At lunchtime today I was listening to the tail end of You and Yours, a UK consumer progamme; they were talking about how the NHS is withdrawing a ‘low cost’ programme of prescribing (paying for, in essence) ‘gluten-free goods. I felt compelled to send them a short email as a result; here’s what I wrote:
I caught the tail end of today’s programme where you were talking about the NHS withdrawing funding of gluten-free foods in parts of the UK, and I heard the mother who was complaining about the cost of gluten free foods for her coeliac daughter. I felt sorry for her, but at the same time hoped it would give her the impetus to look at real foods rather than the faux food (fodder) peddled by ‘gluten free’ manufacturers.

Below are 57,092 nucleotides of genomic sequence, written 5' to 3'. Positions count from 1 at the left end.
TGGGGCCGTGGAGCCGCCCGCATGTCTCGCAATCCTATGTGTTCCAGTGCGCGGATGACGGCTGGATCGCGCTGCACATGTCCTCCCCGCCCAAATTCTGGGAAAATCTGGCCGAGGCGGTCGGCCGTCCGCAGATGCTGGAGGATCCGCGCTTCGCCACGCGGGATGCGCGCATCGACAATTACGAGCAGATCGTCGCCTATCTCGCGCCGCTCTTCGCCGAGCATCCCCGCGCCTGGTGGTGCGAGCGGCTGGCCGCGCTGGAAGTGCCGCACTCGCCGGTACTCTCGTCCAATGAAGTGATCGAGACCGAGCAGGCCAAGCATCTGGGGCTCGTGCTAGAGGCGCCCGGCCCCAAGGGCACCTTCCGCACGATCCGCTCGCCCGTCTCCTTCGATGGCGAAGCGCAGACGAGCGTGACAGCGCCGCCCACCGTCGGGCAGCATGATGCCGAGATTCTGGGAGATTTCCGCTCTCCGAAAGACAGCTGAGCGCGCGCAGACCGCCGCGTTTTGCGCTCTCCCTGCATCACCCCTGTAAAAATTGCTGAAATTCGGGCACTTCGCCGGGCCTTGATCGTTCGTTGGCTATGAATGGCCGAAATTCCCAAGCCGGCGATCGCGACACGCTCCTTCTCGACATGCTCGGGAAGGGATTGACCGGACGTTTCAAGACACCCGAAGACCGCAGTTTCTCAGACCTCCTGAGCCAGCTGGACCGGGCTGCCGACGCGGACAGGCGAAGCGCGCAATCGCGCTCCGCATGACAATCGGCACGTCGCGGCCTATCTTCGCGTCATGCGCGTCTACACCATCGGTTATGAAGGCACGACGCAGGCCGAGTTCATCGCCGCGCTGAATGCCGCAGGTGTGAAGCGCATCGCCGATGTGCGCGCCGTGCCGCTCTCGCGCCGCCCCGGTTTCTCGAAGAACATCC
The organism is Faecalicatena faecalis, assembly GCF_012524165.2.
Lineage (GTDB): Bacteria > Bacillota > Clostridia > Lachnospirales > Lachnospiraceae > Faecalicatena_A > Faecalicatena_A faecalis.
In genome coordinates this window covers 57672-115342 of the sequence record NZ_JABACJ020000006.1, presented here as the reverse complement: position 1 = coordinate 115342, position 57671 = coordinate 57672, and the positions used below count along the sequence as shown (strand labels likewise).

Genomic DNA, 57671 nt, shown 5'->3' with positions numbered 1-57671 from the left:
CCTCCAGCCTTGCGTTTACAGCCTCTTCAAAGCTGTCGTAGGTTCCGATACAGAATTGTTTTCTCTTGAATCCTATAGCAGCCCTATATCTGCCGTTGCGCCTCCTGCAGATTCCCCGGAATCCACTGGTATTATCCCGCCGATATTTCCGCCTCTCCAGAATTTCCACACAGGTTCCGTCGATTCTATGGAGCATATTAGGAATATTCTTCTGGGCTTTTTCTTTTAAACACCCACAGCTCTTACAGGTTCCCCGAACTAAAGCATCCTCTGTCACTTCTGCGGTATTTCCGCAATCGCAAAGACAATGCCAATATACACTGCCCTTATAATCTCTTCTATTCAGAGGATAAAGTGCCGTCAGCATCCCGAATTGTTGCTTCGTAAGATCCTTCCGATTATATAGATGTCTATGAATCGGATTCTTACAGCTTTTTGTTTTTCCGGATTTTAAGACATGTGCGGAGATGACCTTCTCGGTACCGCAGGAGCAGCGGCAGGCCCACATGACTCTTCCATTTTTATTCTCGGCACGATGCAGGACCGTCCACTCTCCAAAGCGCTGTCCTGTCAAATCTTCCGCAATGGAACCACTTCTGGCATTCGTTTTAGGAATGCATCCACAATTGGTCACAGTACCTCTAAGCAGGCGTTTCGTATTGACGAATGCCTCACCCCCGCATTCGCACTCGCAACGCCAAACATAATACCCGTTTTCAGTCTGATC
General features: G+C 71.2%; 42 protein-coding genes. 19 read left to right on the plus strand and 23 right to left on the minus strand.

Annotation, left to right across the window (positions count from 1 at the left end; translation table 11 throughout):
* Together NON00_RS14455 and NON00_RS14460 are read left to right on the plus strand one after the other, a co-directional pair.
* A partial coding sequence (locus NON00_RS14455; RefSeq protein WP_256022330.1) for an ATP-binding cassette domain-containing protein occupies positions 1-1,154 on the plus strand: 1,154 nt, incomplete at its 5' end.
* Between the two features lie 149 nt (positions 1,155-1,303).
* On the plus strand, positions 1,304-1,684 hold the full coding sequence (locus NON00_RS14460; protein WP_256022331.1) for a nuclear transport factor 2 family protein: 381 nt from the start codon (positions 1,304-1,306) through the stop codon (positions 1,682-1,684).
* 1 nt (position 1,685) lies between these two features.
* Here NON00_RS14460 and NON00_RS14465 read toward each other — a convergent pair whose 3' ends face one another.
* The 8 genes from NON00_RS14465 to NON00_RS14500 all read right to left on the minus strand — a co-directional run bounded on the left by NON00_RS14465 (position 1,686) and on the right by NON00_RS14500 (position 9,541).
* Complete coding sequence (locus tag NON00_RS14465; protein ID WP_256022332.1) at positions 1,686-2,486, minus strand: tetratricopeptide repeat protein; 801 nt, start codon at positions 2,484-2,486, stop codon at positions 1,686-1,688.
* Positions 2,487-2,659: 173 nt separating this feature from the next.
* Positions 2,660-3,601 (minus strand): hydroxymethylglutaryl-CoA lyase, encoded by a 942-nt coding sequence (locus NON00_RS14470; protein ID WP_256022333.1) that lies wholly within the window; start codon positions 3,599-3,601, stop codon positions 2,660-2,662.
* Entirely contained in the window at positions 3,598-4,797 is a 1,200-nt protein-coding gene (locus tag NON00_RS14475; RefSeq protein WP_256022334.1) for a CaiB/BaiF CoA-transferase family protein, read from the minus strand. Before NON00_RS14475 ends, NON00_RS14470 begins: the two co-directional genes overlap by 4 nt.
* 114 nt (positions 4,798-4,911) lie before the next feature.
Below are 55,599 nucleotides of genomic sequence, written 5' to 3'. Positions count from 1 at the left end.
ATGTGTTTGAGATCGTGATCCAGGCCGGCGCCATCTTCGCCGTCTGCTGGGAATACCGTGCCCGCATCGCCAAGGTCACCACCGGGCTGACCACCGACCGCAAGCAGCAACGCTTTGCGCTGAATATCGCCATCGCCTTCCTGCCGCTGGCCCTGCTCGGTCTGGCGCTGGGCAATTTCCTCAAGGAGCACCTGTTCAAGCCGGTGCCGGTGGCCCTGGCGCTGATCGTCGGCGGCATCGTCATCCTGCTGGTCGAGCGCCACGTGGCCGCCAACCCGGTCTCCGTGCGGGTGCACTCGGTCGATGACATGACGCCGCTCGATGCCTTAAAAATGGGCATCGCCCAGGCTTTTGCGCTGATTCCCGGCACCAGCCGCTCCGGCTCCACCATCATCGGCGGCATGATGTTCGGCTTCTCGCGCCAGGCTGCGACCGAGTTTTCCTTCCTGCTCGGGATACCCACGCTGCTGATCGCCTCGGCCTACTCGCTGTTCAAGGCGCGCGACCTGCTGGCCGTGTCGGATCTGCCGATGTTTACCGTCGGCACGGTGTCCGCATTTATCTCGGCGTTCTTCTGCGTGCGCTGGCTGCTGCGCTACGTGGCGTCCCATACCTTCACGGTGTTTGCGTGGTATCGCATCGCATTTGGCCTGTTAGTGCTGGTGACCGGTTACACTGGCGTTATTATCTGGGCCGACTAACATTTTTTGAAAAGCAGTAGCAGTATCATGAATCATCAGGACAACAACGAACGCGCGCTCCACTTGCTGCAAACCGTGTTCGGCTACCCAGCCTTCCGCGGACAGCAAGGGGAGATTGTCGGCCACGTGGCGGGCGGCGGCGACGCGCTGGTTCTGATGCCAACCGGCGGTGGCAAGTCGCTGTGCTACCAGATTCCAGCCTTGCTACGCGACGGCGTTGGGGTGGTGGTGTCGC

Here are a few points:
Life doesn’t revolve around bread and pasta; there are fantastic foods around. If we really want ‘bread’ and ‘dough’, delicious, filling and nutritious alternatives can be made without using any grains at all.
The very, very cheap cost of bread in mainland UK and elsewhere should be giving a clue as to its nutritional value.
The cost to the NHS of prescribing ‘gluten free’ products is much larger than they think because a) gluten is found in other grains, just not the same form, causing internal inflammation; b) these products, made from processed grains and high carbohydrate roots like white potatoes and tapioca, all cause blood sugar levels to shoot up (by more than eating table sugar does!); this means the person who eats these products regularly is at much greater risk of diabetes, obesity and other inflammatory diseases than someone who bases their meals around real food. This in turn leads to a greater cost to the NHS.
I would say the NHS is doing people a favour by stopping funding this trade, even if it’s for the wrong reasons, and we should be thanking, not castigating, them!
The programme link is here.